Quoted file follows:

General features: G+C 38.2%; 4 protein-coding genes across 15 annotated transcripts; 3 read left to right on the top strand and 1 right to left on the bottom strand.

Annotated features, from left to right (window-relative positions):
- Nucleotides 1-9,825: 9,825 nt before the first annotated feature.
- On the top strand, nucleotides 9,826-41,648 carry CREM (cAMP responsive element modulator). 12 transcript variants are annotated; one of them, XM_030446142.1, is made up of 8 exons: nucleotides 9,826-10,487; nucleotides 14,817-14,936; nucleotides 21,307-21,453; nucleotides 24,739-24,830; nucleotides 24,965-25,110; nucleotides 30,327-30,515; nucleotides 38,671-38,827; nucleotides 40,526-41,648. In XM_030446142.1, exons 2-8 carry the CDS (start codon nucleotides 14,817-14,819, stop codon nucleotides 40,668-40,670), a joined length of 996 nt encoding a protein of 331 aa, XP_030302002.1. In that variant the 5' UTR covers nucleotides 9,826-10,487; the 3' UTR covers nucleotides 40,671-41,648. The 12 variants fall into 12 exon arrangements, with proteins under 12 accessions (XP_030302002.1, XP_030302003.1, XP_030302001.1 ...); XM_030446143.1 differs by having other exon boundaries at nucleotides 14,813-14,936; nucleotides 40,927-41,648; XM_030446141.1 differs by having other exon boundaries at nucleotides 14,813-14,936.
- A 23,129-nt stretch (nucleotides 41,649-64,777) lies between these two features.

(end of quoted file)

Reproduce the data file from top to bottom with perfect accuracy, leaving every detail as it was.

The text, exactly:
General features: G+C 38.2%; 4 protein-coding genes across 15 annotated transcripts; 3 read left to right on the top strand and 1 right to left on the bottom strand.

Annotated features, from left to right (window-relative positions):
- Nucleotides 1-9,825: 9,825 nt before the first annotated feature.
- On the top strand, nucleotides 9,826-41,648 carry CREM (cAMP responsive element modulator). 12 transcript variants are annotated; one of them, XM_030446142.1, is made up of 8 exons: nucleotides 9,826-10,487; nucleotides 14,817-14,936; nucleotides 21,307-21,453; nucleotides 24,739-24,830; nucleotides 24,965-25,110; nucleotides 30,327-30,515; nucleotides 38,671-38,827; nucleotides 40,526-41,648. In XM_030446142.1, exons 2-8 carry the CDS (start codon nucleotides 14,817-14,819, stop codon nucleotides 40,668-40,670), a joined length of 996 nt encoding a protein of 331 aa, XP_030302002.1. In that variant the 5' UTR covers nucleotides 9,826-10,487; the 3' UTR covers nucleotides 40,671-41,648. The 12 variants fall into 12 exon arrangements, with proteins under 12 accessions (XP_030302002.1, XP_030302003.1, XP_030302001.1 ...); XM_030446143.1 differs by having other exon boundaries at nucleotides 14,813-14,936; nucleotides 40,927-41,648; XM_030446141.1 differs by having other exon boundaries at nucleotides 14,813-14,936.
- A 23,129-nt stretch (nucleotides 41,649-64,777) lies between these two features.